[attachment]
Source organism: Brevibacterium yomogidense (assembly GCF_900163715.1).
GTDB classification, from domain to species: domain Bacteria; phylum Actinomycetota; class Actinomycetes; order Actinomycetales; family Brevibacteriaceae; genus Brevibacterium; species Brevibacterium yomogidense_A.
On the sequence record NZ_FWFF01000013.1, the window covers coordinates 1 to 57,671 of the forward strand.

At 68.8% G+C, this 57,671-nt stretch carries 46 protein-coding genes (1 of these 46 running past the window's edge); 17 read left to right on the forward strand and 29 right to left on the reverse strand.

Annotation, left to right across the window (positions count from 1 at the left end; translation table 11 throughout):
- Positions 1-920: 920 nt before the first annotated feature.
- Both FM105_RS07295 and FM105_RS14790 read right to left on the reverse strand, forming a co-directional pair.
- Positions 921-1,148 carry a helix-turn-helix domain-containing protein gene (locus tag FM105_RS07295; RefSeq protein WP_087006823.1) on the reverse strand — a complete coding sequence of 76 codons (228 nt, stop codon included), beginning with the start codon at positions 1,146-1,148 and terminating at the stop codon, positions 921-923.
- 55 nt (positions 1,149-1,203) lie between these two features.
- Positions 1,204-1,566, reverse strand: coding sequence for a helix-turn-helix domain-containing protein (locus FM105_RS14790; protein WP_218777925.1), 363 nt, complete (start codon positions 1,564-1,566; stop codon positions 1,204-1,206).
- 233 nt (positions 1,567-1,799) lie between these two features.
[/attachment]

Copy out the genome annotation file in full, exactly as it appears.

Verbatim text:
Source organism: Brevibacterium yomogidense (assembly GCF_900163715.1).
GTDB classification, from domain to species: domain Bacteria; phylum Actinomycetota; class Actinomycetes; order Actinomycetales; family Brevibacteriaceae; genus Brevibacterium; species Brevibacterium yomogidense_A.
On the sequence record NZ_FWFF01000013.1, the window covers coordinates 1 to 57,671 of the forward strand.

At 68.8% G+C, this 57,671-nt stretch carries 46 protein-coding genes (1 of these 46 running past the window's edge); 17 read left to right on the forward strand and 29 right to left on the reverse strand.

Annotation, left to right across the window (positions count from 1 at the left end; translation table 11 throughout):
- Positions 1-920: 920 nt before the first annotated feature.
- Both FM105_RS07295 and FM105_RS14790 read right to left on the reverse strand, forming a co-directional pair.
- Positions 921-1,148 carry a helix-turn-helix domain-containing protein gene (locus tag FM105_RS07295; RefSeq protein WP_087006823.1) on the reverse strand — a complete coding sequence of 76 codons (228 nt, stop codon included), beginning with the start codon at positions 1,146-1,148 and terminating at the stop codon, positions 921-923.
- 55 nt (positions 1,149-1,203) lie between these two features.
- Positions 1,204-1,566, reverse strand: coding sequence for a helix-turn-helix domain-containing protein (locus FM105_RS14790; protein WP_218777925.1), 363 nt, complete (start codon positions 1,564-1,566; stop codon positions 1,204-1,206).
- 233 nt (positions 1,567-1,799) lie between these two features.